Seattle Mariners Tyler O’Neill showing he isn’t just a power bat

This was going to be a big season for Seattle Mariner outfield prospect Tyler O’Neill. Just 21 years old and coming off a big 2015 season that put him on the prospect map, all eyes were on the right-handed slugger’s Double-A debut. So far, the Mariners must be happy with what they are seeing.

O’Neill was selected by the Mariners in the third round of the 2013 MLB Draft. He came to Seattle from Garibaldi Secondary School in British Columbia as a high school catcher known for an advanced approach at the plate. That quickly changed once his professional career began.

He began in right field at the age of 18 and had a solid half-season debut in 2013. He hit .310/.405/.545 with a .980 OPS in his 28-game rookie campaign. He struggled with the strike zone, not quite showing the plate discipline the Mariners envisioned. He struck out 27 times and walked 12 times in 100 at bats. That’s not terrible by any means, but it certainly could use some improvement.

That improvement didn’t come in his second pro season, his first full one in the Midwest League. O’Neill looked lost at the plate. He flashed some power, belting 13 home runs in 219 at bats, but he struck out 32.2 percent of the time (79 times in 245 plate appearances) while walking at a worse rate than his first season.

The 2015 season, however, put O’Neill on the radar. While he still wasn’t up to par at the plate as an all-around hitter, his big second-half improvements showed what he could become. O’Neill slashed .240/.278/.476 in the first half of the season with 14 home runs and nine doubles. He struck out 78 times in his first 225 at bats while walking just 10 times. The second half was another story, however: O’Neill refined his swing and became more patient at the plate once again. He hit .286 while getting on base at an impressive .361 lick. His power was in full effect: He mashed 18 home runs and 12 doubles en route to a 1.020 OPS. Most importantly, he cut down his strikeout-to-walk ratio, whiffing 59 times and walking 19 in 182 at-bats. His 32 home runs were second-best in the minor leagues.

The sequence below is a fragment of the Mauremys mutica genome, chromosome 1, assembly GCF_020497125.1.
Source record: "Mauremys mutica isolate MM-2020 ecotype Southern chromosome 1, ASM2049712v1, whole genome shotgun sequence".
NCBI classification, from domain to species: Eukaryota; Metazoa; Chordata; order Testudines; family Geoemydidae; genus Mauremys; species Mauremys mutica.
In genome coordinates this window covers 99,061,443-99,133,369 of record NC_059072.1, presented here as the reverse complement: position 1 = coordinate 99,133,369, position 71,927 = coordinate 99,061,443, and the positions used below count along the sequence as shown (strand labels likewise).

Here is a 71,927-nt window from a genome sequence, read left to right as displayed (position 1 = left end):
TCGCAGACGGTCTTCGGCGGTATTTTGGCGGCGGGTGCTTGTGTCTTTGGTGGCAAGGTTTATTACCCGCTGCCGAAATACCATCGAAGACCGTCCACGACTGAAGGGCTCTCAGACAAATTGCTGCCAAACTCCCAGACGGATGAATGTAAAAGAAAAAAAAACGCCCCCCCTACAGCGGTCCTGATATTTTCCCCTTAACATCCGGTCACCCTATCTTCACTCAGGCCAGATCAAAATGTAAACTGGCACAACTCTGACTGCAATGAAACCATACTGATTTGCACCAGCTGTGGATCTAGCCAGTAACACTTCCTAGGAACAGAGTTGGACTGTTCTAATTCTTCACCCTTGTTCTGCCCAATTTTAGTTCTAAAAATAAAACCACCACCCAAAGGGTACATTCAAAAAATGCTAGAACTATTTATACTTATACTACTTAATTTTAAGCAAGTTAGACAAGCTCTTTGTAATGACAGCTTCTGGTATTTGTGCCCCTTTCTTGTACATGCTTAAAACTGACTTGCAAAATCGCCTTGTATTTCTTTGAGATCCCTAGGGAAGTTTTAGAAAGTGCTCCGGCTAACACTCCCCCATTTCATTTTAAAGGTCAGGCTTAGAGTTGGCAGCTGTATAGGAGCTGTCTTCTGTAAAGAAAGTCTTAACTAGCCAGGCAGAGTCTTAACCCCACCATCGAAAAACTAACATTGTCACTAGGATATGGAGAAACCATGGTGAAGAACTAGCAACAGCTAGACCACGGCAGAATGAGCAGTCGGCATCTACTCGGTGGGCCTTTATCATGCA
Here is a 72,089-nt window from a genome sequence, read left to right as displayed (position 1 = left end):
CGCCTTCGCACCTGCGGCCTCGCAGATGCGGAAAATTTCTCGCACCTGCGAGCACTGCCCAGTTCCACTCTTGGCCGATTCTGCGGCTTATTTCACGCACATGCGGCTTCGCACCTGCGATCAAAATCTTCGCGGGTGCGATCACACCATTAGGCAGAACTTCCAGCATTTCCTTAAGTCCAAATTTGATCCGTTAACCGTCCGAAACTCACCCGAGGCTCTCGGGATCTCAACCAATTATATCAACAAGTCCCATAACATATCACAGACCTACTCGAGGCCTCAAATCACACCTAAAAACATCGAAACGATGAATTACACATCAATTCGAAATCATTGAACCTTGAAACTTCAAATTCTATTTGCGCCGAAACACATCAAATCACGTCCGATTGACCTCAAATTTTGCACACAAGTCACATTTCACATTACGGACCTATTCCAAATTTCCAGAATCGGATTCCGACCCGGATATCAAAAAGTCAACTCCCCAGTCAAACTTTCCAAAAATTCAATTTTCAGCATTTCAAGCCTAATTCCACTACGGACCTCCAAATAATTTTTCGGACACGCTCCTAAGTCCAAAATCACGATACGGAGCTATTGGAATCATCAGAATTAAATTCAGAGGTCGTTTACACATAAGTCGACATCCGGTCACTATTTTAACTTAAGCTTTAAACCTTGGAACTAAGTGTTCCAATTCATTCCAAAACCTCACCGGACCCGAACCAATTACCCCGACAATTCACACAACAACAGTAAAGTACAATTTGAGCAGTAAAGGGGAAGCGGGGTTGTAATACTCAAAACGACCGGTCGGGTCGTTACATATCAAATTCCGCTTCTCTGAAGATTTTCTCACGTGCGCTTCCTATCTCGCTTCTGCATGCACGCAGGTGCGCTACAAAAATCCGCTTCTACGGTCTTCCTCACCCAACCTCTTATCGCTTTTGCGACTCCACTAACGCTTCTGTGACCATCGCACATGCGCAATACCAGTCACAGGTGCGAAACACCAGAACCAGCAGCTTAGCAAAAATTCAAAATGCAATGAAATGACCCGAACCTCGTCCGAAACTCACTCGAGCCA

Standing at just 5-foot-11 and 210 pounds, he doesn’t have a typical power hitter frame. However, when you see his swing, you understand why so many balls leave the yard. He has tremendous bat speed and natural strength, and when he gets the ball right, it’s a pretty sight. O’Neill had simply been too aggressive heading into last season’s second half; he really struggled chasing breaking stuff. He seems to have found his groove, though: His 2015 success has carried into a breakout 2016.

O’Neill’s first go in Double-A has gone even better than expected. He is currently slashing .308/.375/.545 for the Jackson Generals as an extra-base machine, posting a .920 OPS. He has 20 doubles and three triples and is second in the Southern League with 16 home runs.

For more on Tyler O’Neill and his exciting bat, head on over to Today’s Knuckleball for my full article by clicking on the link below.

The Seattle Mariners’ Tyler O’Neill is slugging his way to the top

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